ITProPortal is spreading its wings up on Tyneside at the moment, taking in all the goings on at Thinking Digital 2013 - one of the UK's leading ideas and innovation conferences - which is being held at the rather snazzy Sage Gateshead (pictured, top).
Things kicked off yesterday with a series of pre-conference events, including a startup pitch competition that saw hometown heroes BubblePix and London's own YPlan advance to the finals. The winner will be decided this afternoon, so watch this space to see who is crowned Thinking Digital's startup champion.
You can also follow the conference via the #TDC13 Twitter hashtag, and there's a dedicated Thinking Digital 2013 app for Android and iOS, designed by Gospelware, should you happen to be up at the event with us right now. If you fancy shelling out £50, you can even follow all the action live via the Thinking Digital 2013 webcast. Or keep the dosh in the kitty and stick with us - we understand.
This morning, the event's jampacked schedule got underway in earnest, with Thinking Digital's Herb Kim assuming the role of emcee and giving us a broad overview of the conference, its evolution, and its aims.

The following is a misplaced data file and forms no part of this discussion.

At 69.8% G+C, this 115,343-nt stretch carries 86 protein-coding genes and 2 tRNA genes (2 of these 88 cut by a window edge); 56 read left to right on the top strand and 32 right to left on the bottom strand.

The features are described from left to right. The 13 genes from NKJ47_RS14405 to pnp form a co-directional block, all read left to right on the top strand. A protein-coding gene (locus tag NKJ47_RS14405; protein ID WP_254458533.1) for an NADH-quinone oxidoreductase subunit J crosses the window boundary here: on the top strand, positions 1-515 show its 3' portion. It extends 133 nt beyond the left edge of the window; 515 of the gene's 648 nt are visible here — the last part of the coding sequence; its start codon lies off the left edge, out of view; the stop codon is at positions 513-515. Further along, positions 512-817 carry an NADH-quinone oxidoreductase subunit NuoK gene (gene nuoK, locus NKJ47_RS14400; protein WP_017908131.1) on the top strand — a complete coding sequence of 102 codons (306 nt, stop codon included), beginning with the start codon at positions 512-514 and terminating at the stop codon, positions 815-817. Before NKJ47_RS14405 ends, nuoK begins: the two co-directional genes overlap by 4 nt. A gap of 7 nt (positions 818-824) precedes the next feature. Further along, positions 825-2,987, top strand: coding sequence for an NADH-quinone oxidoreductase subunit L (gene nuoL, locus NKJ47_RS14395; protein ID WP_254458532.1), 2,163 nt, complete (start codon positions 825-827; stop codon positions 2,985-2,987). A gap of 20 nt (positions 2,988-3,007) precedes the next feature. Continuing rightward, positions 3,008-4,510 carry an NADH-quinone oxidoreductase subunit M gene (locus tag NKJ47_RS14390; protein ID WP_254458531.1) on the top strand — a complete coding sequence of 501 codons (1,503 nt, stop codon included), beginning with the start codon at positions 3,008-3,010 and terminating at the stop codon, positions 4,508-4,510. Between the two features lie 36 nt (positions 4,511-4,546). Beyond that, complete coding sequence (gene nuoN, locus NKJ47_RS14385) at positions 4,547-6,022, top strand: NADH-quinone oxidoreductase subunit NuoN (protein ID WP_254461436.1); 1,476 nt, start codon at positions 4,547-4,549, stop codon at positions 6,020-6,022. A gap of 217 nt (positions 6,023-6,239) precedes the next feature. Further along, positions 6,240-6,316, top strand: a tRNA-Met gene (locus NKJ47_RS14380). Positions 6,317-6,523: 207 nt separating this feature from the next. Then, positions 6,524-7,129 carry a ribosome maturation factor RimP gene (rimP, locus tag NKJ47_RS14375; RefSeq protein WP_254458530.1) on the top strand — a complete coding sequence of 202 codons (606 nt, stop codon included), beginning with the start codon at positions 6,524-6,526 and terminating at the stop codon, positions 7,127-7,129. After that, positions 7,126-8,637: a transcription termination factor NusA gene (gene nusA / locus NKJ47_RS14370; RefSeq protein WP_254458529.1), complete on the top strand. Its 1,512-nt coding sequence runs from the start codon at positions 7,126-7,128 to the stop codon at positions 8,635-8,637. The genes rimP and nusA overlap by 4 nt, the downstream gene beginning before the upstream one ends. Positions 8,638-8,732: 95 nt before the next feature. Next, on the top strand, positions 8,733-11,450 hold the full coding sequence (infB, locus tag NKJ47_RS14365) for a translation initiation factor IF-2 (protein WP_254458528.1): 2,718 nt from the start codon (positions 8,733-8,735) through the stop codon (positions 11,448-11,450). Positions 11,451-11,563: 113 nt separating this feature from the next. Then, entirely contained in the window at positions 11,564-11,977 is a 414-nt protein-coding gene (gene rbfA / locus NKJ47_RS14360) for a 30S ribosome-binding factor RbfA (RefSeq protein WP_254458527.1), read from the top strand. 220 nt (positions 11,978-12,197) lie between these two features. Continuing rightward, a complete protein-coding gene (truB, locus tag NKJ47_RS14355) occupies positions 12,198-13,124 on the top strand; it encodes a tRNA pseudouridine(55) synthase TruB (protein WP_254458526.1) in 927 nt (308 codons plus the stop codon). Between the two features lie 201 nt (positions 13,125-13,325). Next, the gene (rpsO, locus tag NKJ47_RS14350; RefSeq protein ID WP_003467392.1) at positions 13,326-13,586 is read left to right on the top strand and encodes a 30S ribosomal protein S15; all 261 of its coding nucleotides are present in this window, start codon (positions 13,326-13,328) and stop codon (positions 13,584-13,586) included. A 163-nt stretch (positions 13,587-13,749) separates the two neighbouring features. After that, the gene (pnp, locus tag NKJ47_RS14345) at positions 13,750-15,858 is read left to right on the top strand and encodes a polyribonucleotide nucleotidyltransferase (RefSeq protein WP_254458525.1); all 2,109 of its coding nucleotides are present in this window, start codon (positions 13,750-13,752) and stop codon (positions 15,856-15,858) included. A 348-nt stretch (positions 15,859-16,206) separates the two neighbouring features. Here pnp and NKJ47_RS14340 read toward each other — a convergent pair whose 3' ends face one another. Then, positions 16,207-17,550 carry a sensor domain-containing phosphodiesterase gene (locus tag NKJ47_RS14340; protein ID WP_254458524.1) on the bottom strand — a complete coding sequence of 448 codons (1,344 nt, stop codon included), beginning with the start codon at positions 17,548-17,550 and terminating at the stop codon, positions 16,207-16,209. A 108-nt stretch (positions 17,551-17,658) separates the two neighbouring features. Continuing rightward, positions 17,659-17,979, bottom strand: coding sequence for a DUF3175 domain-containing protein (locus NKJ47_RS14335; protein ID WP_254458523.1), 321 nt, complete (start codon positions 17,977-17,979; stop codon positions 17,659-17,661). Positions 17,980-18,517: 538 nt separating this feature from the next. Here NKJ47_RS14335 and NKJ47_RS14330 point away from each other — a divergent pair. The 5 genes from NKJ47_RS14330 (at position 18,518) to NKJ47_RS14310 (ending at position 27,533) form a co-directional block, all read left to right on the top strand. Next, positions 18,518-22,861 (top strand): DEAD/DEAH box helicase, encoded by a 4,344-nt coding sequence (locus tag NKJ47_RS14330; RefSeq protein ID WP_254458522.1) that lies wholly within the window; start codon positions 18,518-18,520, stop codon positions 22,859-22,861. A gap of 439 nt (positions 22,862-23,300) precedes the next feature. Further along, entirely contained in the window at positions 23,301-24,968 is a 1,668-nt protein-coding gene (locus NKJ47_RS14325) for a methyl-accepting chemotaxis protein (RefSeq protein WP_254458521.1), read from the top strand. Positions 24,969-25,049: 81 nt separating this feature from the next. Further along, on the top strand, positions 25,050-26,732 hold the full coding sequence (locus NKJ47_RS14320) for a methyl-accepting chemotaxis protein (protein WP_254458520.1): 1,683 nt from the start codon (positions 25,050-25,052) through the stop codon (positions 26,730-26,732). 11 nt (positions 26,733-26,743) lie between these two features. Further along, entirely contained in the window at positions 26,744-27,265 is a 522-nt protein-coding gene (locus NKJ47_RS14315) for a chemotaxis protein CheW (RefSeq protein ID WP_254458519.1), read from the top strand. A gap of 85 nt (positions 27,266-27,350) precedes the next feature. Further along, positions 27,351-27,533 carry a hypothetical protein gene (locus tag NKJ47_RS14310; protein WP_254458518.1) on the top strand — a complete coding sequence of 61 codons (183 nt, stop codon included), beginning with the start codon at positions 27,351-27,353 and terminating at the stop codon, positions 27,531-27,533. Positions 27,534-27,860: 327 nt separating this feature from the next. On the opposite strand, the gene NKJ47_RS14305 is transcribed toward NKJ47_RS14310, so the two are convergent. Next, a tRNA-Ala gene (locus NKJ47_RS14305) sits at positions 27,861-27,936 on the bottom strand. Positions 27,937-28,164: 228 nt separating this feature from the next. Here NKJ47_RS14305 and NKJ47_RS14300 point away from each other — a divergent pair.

"In our six years of producing Thinking Digital we have come to realise that our approach isn't for everyone. For us, it's more than just a conference; it is an experience. Our focus on the total experience lies at the heart of our success," he said in his opening remarks.
Kim gave way to the first round of speakers, handing the stage over to Professor Eddie Obeng, founder and learning director of Pentacle Virtual Business School.
Professor Obeng set the tone for the morning session, talking about the ongoing transition between the traditional business world and the new, technology-driven enterprise space. It's always going to be cringe-inducing to label a speaker charismatic, which is a real problem here - because Obeng exuded the stuff.
Old rituals like going to the office and having physical meetings with colleagues, he said, were like an exercise in "time travel" as they immediately transport us back to the 20th century.
"There are two worlds running in parallel. Once upon a time, these things made sense. Have we learnt and changed?" Obeng asked, adding: "The world we live in means you have to re-format yourself."
Obeng was always going to be a tough act to follow, but Mike Bracken gave it a real go. To simplify his somewhat exhaustive offical job title - Executive Director of Digital for the UK Cabinet Office - let's just say he's the guy in charge of ensuring government services and departments are brought into the 21st century.